Malaysia's former prime minister said today that Muslims have the right to "kill millions of French people" shortly after a knife-wielding Islamist killed three people in a deadly terrorist attack in Nice.
Mahathir Mohamad, who lost power in February this year, said that freedom of expression does not include "insulting other people" as anger satirical cartoons of the Prophet Mohammed sweep the Islamic world.
The 95-year-old politician said he did not approve of beheading a French school teacher for sharing caricatures of the Prophet, but said: "Regardless of religion, angry people kill."
& # 39; The French have killed millions of people throughout their history. Many were Muslim, ”he said in a tweet that has since been removed for violating the site's rules.
Mahathir, who has had controversy over comments on Jews and LGBT people in the past, continued: "Muslims have the right to be angry and to kill millions of French people for past massacres."
The Malaysian politician said that "by and large" Muslims have not applied the "eye for an eye" principle: "Muslims do not". The French shouldn't. Instead, the French should teach their people to respect the feelings of others. "
Mahathir, who served twice as Malaysian prime minister for 24 years, said French President Emmanuel Macron was "very primitive" and "does not show that he is civilized".
France's digital minister asked Twitter to also ban Mahathir from its platform. Cedric O told the managing director of the social media giant in France that his account must be "blocked immediately".
Mr O tweeted on Thursday. "If not, @twitter would be an accomplice in a formal call for murder."
The former Prime Minister gave no direct reference to the attack on a church in Nice today, but his comments are coming Amid the anger in the Islamic world with President Emmanuel Macron for defending cartoons of the Prophet Mohammed and the day Sunni Muslims celebrate the Prophet's birthday.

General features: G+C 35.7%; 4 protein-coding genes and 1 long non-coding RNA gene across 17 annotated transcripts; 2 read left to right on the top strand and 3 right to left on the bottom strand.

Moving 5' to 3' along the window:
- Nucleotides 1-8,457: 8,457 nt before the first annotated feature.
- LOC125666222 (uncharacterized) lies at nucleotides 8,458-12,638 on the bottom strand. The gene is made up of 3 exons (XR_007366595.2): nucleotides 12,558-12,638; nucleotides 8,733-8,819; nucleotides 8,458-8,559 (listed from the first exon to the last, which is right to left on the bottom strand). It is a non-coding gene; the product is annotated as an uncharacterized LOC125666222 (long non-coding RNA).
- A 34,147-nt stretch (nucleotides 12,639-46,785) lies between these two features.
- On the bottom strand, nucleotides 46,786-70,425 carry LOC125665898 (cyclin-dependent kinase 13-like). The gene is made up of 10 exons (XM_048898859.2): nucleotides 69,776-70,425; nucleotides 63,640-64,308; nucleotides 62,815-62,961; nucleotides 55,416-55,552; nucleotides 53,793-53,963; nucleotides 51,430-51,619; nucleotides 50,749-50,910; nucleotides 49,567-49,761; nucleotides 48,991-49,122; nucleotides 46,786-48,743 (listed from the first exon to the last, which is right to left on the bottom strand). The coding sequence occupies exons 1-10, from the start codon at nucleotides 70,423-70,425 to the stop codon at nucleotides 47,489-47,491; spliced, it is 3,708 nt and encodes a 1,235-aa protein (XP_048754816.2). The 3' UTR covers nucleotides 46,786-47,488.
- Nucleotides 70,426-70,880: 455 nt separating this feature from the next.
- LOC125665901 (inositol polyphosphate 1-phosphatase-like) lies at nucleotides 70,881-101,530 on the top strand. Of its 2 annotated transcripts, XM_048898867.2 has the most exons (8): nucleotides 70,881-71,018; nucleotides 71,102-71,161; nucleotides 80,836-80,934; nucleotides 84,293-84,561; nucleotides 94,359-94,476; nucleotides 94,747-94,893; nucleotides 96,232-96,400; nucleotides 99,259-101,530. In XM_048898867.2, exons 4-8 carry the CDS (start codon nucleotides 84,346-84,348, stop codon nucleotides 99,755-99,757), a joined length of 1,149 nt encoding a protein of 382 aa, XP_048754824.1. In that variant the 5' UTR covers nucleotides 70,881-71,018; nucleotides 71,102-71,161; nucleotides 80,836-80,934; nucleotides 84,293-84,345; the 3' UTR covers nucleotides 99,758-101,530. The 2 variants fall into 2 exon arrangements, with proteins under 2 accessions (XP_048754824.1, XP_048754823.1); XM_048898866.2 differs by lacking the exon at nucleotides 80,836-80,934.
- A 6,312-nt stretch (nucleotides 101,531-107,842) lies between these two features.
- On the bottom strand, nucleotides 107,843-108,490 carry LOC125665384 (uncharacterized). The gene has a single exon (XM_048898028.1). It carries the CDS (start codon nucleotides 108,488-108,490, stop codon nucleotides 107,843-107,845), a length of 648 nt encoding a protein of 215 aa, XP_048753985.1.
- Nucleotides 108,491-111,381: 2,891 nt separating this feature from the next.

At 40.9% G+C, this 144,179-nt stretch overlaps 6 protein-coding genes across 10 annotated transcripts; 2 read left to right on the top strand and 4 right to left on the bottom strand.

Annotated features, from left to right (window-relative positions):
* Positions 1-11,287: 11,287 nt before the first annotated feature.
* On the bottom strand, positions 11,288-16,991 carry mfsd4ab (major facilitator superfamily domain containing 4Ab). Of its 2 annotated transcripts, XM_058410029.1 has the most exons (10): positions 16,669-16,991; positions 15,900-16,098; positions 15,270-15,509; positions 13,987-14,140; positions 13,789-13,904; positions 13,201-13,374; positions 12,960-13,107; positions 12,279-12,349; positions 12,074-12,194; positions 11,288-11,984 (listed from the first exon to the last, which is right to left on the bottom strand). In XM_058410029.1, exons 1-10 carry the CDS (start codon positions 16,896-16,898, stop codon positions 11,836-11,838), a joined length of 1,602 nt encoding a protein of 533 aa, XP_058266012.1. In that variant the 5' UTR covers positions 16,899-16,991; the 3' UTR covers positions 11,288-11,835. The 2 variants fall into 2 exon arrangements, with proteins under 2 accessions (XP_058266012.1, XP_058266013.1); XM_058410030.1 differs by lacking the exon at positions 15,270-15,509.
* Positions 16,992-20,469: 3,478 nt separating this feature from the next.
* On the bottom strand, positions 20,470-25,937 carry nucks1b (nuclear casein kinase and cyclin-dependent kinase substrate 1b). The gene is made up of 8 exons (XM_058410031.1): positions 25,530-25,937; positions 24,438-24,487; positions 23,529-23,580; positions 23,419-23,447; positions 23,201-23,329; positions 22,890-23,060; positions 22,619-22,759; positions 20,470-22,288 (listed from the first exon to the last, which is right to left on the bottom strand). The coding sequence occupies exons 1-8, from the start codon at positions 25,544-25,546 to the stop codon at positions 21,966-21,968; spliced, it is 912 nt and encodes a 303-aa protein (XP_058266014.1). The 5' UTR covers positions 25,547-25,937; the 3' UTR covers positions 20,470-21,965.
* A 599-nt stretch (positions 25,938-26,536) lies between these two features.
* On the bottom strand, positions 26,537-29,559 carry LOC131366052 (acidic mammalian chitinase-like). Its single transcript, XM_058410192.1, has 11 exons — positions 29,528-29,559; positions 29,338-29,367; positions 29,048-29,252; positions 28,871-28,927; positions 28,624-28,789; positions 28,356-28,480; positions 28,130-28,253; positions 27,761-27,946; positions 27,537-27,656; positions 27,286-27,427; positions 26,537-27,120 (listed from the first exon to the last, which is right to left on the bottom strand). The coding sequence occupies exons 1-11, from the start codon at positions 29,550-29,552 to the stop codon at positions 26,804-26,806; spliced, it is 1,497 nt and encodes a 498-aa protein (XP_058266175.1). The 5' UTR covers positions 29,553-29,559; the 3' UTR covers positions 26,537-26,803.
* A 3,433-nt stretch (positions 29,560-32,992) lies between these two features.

It came during a day of terror for France in which:
- Vincent Loques, 45, a sacristan of Notre Dame Basilica in the city of Nice, was killed while preparing for the first mass of the day after 21-year-old Tunisian migrant Brahim Aoussaoui attacked the church.
- Aoussaoui attacked worshipers in the heart of the Mediterranean spa town with a blade as long as a foot and cut the throat of an elderly woman in an apparent attempt to behead.
- A mother in her forties also succumbed to her injuries after taking refuge in a nearby bar.
- A knife man who shouted "Allahu Akbar" was shot dead by police in the city of Avignon.
- A security guard at the French consulate in Jeddah, Saudi Arabia, was stabbed and wounded.
- A man armed with a knife was arrested near a church in Sartrouville after swearing to "do as in Nice".
- An Afghan man was arrested in Lyon and tried to board a train with a long knife
Malaysia's former Prime Minister Mahathir Mohamad, pictured in Kuala Lumpur earlier this month, said Muslims "have the right to be angry and to kill millions of French people".
Removed: Twitter removed Mahathir's most provocative post about killing millions of French people.
Emmanuel Macron attends a video conference on Covid-19 with members of the European Council at the Elysee Palace
Three people died – two of whom were beheaded – after a knife-man attacked Notre Dame Basilica in Nice at 9 a.m. on Friday before being shot and arrested by police
An elderly woman who had come to church early to pray was the first to be beheaded before a male church leader was also killed. A third woman was then stabbed multiple times, ran across the street, and died from her injuries
Emmanuel Macron arrives at the site of the attack, where he spoke to paramedics and police officers
Police swarmed around the area around 9 a.m. and ran into the church before the attacker was shot and arrested. Mayor Christian Estrosi said the attacker called Allahu Akbar even after being treated with drugs
The first attack took place at 9 a.m. in Nice, the second two hours later in Avignon. Separately, a guard from the French consulate in Jeddah, Saudi Arabia, was stabbed to death
UN extremism official blows up "inflammatory" Charlie Hebdo cartoons
The head of a United Nations anti-extremism panel on Wednesday expressed "deep concern" over mounting tensions over satirical cartoons of the Prophet Mohammed and called for "mutual respect" between people.
The statement by Miguel Angel Moratinos, who heads the United Nations Alliance of Civilizations, follows growing anger in the Muslim world over France's response to the beheading of a teacher who showed his students the pictures as part of a free speech class.
President Emmanuel Macron has vigorously defended the publication of cartoons depicting the Prophet Muhammad for reasons of freedom of speech and has sparked angry protests across much of the Muslim world and campaigns to boycott French products.